The move, widely reported through the Korean American community, reopened old wounds.
"They think it's an anti-Japanese monument, trying to attack Japan, but it's not," says Chejin Park, staff attorney for the Korean American Civic Empowerment, based in New York. "We don't want to repeat that kind of massive, government-organized human trafficking. The only way we can stop that kind of human rights violation is remembering that human rights violation. The best way to remember it is to have a memory of it."
Korean American activists say Japan needs to accept and properly acknowledge its war crimes instead of trying to eradicate its history. The Palisades Park effort backfired on Japan, says Park. "Their request was helpful for our movement. It's helping us to do more things for the comfort women issue. Many more communities now want to have memorials in their communities."
Japan's government has formally apologized on numerous occasions for the atrocities against the women. Japan helped establish the Asian Women's Fund in 1995, which is supported by government funds and provides assistance to comfort women. The AWF has received donations from Japanese people equaling US$7 million.
Japan has resisted direct payments to individual victims, leading to complaints among activists and victims that the country appears to be avoiding officially acknowledging its history.
The lack of direct reparations continues to support a culture of discrimination against the women, say activists. That's why Ahn believes Nikon could so easily cancel his photographic memorial to the women.
Nikon's gallery manager reappears out of his office and tells Ahn his exhibit remains canceled. He won't explain why.
Ahn is disappointed. He had hoped to teach young Japanese people about their history and challenge them to reconcile it.
"These grandmothers were forced into slavery 70 years ago," says Ahn. "They lived and survived alone. Afterwards, no one remembers them."
Ahn gathers his pictures and heads to the gallery's exit. "Will they be blown away in a bleak wind and dispersed and vanished to the back stage of history?"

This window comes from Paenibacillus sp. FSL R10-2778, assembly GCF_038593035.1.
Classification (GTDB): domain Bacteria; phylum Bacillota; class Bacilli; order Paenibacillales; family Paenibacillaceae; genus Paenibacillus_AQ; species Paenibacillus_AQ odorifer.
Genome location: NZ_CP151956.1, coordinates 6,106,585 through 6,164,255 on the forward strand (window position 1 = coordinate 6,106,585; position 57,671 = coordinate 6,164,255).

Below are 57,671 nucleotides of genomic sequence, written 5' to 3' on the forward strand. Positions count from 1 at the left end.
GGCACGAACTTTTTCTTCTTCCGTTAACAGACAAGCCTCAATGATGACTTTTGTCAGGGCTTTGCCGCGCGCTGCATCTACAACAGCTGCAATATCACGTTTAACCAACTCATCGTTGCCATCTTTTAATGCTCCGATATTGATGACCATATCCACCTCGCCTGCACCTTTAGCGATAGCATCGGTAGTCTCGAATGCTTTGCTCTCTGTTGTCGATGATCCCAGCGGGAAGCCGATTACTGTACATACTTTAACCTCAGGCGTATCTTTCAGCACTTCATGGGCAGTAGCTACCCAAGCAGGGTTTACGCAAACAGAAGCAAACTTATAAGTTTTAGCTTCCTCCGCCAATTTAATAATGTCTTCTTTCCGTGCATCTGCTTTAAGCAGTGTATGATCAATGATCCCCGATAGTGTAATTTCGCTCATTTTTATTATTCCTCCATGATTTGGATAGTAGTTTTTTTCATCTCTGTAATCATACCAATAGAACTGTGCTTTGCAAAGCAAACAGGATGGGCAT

Korean prostitution examined in Australia
Joong Ang Ilbo
The Australian state with the largest Korean population in the country is currently investigating prostitution involving Korean women, according to a member of the state’s parliament.
Victor Michael Dominello, a member of the New South Wales Legislative Assembly, said that the investigation started at the request of the Korean multicultural committee he set up.
More than 1,000 Korean women are estimated to be involved in prostitution in Australia, a number that increased sharply in recent years, according to data from an Australian civic group. Some data say that about one-sixth of all women providing sex for money in Australia are Korean.
As the numbers grew, the prostitution issue emerged as a diplomatic concern between Korea and Australia.
looks koreans have never changed
I just hope they don't vote.
Just now in reply to northchi
I think Japan has done a much better job owning up to its war crimes than has the United States. It's easy to point fingers. It's much harder to look into the mirror.
2 minutes ago
America has war crimes?
0 minutes ago in reply to jack_k1
This comments section is frightening. Our country truly is the home of the utterly stupid.
9 minutes ago 1 Like
Quite a few Koreans around me area of the country, and the majority drive Japanese cars. It's very rare to spot one driving an American car. Sort of like all the Jews that drive around in German cars. Obviously, the average Korean doesn't dislike the Japanese, any more than the typical Jewish person dislikes the Germans.
9 minutes ago
funny how the Germans have embraced and faced the crimes the nazis committed during WWII and the japanese fight it to this day tooth and nail...like the chinese "medical research" lab that they tortured and murdered 1000sands and have still not owned up to it....japanese culture is built to a great degree on a facade of propriety and self control....great when a sunami hits...but bad when facing mistakes.
10 minutes ago
It is amazing that any Germans or Japnaese were allowed to live after WWII. The Romans would have wipred them all out.
12 minutes ago 2 Likes